Coaches do everything they can to set up all of their swimmers for success on race day, which is why dryland training for sprinters only isn’t the proper approach. All the early morning practices, season planning, and tapers are methodically drawn out in order to make the team as fast as possible when it matters most. However, some coaches mistakenly don’t put the same care or attention into their dryland program.
Something that SURGE Strength trainers have heard repeatedly is that Dryland work is used simply as a time filler in some swim coaches’ minds. We’ve even heard that some coaches think that dryland is just for sprinters. After all, endurance athletes need to spend their time racking up more yardage, right? But, the research suggests the opposite, and here at SURGE Strength, we know that dryland can have a positive impact on every swimmer, regardless of their specialty. When implemented properly, dryland makes swimmers better athletes. They have a higher reserve capacity and a higher potential at the end of a race. Whether that race is 50 yards or 1650 yards, resistance training is crucial to improving performance.
Training Methods – Dryland Training for Sprinters & Distance Swimmers
There are many ways to train. However, not all training plans are created equally. There are pros and cons to all plans. For instance, you could have your swimmers skip dryland to spend more time in the pool. The “pro” here is that they will gain more experience in the water. But, at some point there are diminishing returns to this mindset. For example, you will likely see the rate of shoulder pain and injury increase. The chances of burnout by the end of the season are high.
Maybe you choose to incorporate dryland but keep it short: bodyweight abs and static stretching. Swimmers may see some benefit from this but are missing out on the many other benefits of a comprehensive dryland program. Perhaps you have used dryland as a conditioning tool. After all, endurance athletes need a high aerobic base. Therefore, you turn dryland into bootcamp. This will have a similar effect as swimming endless laps—increased risk of injury and burn out.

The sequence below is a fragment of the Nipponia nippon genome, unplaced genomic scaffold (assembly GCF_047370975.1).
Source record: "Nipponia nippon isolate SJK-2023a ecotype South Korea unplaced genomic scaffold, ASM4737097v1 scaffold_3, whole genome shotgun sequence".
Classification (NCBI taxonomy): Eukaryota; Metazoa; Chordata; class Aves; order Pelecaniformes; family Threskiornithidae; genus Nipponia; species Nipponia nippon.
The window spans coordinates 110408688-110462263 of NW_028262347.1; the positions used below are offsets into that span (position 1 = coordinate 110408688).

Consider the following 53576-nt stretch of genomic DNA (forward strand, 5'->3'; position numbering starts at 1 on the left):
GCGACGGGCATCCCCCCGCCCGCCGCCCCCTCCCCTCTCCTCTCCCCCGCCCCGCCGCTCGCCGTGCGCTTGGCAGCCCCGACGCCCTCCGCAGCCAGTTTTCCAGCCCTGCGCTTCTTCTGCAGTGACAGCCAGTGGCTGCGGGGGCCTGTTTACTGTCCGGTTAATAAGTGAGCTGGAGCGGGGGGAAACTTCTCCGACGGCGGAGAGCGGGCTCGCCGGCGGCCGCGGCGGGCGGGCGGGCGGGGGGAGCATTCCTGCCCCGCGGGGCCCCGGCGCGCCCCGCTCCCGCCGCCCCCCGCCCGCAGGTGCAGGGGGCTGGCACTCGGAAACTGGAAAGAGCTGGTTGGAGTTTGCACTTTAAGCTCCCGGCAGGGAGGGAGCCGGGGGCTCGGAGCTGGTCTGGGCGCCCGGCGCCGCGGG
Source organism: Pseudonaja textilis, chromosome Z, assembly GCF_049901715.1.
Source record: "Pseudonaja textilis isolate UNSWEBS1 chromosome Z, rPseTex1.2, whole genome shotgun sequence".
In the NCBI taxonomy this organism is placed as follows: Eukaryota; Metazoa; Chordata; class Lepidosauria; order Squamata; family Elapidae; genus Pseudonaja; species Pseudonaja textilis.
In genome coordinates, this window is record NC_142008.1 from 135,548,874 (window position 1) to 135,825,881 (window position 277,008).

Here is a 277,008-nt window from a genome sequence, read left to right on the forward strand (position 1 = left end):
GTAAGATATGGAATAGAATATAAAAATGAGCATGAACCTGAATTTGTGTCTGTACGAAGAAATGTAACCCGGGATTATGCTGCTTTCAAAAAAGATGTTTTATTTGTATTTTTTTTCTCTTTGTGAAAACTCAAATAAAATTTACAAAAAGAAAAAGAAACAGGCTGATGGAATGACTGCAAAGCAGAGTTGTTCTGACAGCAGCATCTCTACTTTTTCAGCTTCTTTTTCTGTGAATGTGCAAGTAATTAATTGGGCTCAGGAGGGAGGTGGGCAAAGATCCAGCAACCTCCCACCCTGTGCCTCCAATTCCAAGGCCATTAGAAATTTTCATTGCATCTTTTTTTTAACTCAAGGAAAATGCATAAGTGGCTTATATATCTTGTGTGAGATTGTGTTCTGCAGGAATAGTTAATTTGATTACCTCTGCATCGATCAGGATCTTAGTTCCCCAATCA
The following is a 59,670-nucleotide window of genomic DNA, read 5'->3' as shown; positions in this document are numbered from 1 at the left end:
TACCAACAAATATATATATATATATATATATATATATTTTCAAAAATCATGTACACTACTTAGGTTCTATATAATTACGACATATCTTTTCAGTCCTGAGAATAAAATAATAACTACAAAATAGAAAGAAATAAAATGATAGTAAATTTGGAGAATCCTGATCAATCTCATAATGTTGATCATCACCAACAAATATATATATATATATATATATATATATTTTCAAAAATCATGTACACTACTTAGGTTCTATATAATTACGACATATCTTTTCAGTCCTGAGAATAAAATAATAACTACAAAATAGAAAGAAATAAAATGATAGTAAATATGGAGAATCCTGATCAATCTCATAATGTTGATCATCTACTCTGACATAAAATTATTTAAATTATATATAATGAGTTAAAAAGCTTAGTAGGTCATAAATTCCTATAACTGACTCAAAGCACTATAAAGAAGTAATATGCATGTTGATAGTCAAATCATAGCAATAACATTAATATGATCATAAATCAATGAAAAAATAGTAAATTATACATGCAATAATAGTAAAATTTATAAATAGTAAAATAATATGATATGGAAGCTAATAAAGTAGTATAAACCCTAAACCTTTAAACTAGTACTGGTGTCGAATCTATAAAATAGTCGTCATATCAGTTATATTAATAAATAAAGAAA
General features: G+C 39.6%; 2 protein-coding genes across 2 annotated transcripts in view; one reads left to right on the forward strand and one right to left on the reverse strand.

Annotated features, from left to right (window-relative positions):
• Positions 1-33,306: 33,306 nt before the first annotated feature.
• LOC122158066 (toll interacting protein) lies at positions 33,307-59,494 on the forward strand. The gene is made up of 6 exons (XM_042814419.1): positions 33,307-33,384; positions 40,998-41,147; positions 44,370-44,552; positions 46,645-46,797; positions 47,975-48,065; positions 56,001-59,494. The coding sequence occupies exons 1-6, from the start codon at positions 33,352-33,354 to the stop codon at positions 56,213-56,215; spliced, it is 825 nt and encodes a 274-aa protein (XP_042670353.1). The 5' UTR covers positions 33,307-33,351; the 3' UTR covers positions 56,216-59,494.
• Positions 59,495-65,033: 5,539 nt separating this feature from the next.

At SURGE Strength, we recommend a balance between strength training and time in the pool in order to break through barriers that your athletes are facing (we know there are many!). Even the best swim coaches need guidance when it comes to programming proper dryland. This is because there is an entire discipline of science behind dryland performance. And what the science shows is clear; training type II muscle fibers is the most efficient way to train. Let’s look at how to do that:
Muscle Fiber Types
There are several types of muscle fibers in the human body. The three main types are Type I (slow twitch), Type IIa (fast twitch), and Type IIx (used for max force production). Type I fibers are known for their ability to resist fatigue. Oftentimes, endurance athletes will have well-trained type I fibers. In comparison, Type IIa fibers are efficient at power-based activities such as short sprints. The tradeoff is that they fatigue quickly. For example, sprinters have a dense supply of trained type IIa fibers from drilling short, fast intervals. Type IIx are also considered “fast twitch.” They are for maximizing power over a split second. Think of an Olympic lifter performing a one rep max. See the chart below to see a more thorough comparison of each muscle fiber type.